If you’ve followed my blog for a while, you might know that I have dreams of hitting the road when my older kids have left home, as mentioned in my post about vanlife. I almost bought a campervan before the Covid19 crisis hit Ireland, envisioning weekend excursions around the island. Instead I replaced my 7 seater which has been sitting in my driveway ever since. I haven’t driven it once yet! It’s still unclear when travel restrictions will be lifted and tourism will resume.

I’ve been wondering what has happened to all of the #Vanlifers. With many places asking citizens to shelter in place, it presents a unique situation for those living a nomadic lifestyle. One headline states Pre-covid, the ‘van life’ was a free, easy and trendy lifestyle. Now, its practitioners are pariahs. It seems that many are struggling to find places camp now that state parks and campsites have closed. Not everyone is fortunate enough to have family members that they can move in with so they find themselves truly homeless. Even dispersed (wild) camping is becoming difficult in some areas where BLM land has been closed.

If you have a free parking space you’d like to offer to roadlifers in need, you can add it to the public document created by Megan Kantor here. Since there are no official organizations available to help during the Covid19 crisis, she came up with a creative solution to put vanlifers in contact with people sympathetic to their plight. I should mention that the list seems primarily focused on people living within the United States of America.

With Ireland’s lockdown still in place, traveling anywhere remains merely a dream. Christy’s caravan will not make its annual tour of Irish festivals this summer. All of his festival work disappeared overnight, which will be a significant loss since he depends on it for his livelihood.

In lieu of a birthday party for Blessing (due to the current restrictions), we camped on Christy’s land, where one of my older sons is self-isolating at the moment. The caravan needed some attention, but served as a comfy space while it rained overnight. I’ve decided it’s time to renovate or replace it soon. Hopefully we’ll be able to go for weekend trips over the summer as society gradually reopens. As Christy said over the weekend, he’s a wanderer at heart. So am I.

Cooking over the open fire, sipping wine in the moonlight, and listening to my family play music were reminders of how simple and enjoyable life can be.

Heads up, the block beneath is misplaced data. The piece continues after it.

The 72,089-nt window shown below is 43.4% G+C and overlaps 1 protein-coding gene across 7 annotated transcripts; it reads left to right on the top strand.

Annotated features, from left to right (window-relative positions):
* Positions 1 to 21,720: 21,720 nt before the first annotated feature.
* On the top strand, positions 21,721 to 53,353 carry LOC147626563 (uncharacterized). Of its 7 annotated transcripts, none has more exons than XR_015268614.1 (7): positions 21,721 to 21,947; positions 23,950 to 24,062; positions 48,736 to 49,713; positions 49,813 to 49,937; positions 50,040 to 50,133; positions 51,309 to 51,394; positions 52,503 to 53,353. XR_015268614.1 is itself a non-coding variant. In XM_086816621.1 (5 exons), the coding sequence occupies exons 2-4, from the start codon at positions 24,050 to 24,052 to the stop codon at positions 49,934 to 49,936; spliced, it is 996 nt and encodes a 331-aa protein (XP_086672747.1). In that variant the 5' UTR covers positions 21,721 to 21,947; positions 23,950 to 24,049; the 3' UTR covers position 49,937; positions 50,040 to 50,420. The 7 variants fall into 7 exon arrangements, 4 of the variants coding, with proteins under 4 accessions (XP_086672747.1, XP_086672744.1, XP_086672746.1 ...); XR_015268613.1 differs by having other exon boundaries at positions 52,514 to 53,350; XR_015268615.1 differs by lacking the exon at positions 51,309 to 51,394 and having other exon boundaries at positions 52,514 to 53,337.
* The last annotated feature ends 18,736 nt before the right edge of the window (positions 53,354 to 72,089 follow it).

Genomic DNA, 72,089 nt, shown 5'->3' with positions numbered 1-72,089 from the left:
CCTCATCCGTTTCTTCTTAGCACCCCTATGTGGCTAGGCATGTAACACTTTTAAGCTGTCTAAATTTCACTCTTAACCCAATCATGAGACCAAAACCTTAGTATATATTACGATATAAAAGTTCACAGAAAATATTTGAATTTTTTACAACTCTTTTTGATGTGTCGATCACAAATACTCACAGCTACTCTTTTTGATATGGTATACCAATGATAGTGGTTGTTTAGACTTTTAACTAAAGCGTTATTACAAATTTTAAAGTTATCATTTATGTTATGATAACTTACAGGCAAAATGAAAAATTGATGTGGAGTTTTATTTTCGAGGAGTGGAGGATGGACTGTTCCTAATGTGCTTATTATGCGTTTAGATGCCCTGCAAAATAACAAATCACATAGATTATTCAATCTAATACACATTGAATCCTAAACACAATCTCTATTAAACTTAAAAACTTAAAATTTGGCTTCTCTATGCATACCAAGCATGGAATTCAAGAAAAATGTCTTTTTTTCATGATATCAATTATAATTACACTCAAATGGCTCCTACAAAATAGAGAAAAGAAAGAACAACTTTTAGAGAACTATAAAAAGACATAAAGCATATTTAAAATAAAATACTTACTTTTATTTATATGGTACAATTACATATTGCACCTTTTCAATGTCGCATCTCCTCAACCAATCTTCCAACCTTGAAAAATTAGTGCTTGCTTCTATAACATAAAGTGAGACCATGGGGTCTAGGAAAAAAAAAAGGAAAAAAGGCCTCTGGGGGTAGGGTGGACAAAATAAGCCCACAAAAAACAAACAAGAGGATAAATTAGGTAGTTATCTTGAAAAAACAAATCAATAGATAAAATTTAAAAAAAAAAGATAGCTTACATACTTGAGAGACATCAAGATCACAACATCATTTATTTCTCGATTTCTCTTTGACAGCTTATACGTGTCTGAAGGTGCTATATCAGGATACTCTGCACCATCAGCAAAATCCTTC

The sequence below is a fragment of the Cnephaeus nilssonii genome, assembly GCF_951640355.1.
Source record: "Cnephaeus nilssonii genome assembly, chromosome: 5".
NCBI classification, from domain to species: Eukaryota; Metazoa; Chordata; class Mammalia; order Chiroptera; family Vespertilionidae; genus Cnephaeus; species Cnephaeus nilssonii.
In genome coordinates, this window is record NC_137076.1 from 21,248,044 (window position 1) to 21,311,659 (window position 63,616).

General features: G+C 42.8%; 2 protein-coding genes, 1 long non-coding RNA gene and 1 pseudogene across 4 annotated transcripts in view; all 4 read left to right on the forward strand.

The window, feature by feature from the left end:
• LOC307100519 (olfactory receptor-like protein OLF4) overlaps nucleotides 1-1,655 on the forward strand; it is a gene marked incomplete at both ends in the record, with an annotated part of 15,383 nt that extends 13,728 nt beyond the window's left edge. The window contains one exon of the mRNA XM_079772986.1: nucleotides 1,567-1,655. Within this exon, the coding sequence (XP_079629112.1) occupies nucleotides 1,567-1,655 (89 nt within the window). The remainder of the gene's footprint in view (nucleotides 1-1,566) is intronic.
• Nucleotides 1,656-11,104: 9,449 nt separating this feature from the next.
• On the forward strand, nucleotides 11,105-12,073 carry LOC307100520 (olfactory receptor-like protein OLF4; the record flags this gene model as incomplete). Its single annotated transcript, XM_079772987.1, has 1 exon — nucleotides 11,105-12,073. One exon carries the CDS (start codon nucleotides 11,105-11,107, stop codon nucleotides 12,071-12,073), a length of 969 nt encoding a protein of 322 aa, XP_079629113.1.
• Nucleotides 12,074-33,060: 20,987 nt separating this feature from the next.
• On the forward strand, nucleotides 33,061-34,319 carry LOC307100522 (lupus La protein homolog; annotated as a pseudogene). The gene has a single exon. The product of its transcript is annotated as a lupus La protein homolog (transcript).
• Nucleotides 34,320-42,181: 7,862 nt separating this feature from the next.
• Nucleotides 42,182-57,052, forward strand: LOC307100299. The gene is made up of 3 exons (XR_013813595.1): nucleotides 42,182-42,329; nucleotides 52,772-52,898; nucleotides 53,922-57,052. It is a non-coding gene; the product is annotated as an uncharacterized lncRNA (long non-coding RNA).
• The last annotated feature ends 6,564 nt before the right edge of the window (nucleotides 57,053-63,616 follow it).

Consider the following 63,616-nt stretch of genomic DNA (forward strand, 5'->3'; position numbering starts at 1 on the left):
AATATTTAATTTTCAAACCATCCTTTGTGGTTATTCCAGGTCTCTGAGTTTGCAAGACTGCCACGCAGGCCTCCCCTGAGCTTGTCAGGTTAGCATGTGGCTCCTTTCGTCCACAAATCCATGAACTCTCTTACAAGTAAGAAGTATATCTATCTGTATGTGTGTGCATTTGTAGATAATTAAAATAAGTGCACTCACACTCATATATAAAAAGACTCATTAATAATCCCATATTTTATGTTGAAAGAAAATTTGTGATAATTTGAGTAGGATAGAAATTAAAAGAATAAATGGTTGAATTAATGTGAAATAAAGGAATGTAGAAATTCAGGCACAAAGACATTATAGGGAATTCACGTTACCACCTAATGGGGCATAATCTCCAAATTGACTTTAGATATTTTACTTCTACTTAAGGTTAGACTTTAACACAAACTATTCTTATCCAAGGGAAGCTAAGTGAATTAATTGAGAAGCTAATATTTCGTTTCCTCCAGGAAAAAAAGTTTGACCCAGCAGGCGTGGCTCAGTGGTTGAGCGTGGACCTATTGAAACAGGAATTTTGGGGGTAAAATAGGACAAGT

Our baby boy is three now! I’m glad that we gave him birthday memories he’ll cherish: freedom that can only be found outdoors, togetherness, and love. What more does anyone really need?

9 thoughts on “Vagabonds at Heart

  1. Happy Birthday Blessing! This looks like such fun 🙂 I love how you’re making the best of things given the current situation. I do hope you’ll be able to travel sooner than later. We are certainly hoping we don’t encounter any negativity on our excursion.

    Liked by 1 person

    1. Thanks!😊 I’m most disappointed about not being able to visit my mom in Ohio this summer. She’s 80 this year. The other traveling will happen whenever it happens. I’m just grateful to have a roof over our heads, access to free healthcare should we get sick with Covid19, and financial assistance during this crisis. Ireland is a good place to be right now.

      I bet you’ll meet good people on the road. I hope you’ll find beautiful places to camp and the time out gives some breathing space to heal.🥰

      Liked by 1 person

    1. I haven’t decided on a campervan yet and we may decide just to replace the caravan. The 7 seater is just a standard car for carrying all the kids around. Who knows when life will return to normal…🤷🏽‍♀️ Thanks for stopping by.


  2. A dream of mine is to do a camper van conversion! I’ve been wondering a lot recently too about those living the #vanlife. Glad to hear there are resources for them to find places to park for a while!

    Liked by 1 person

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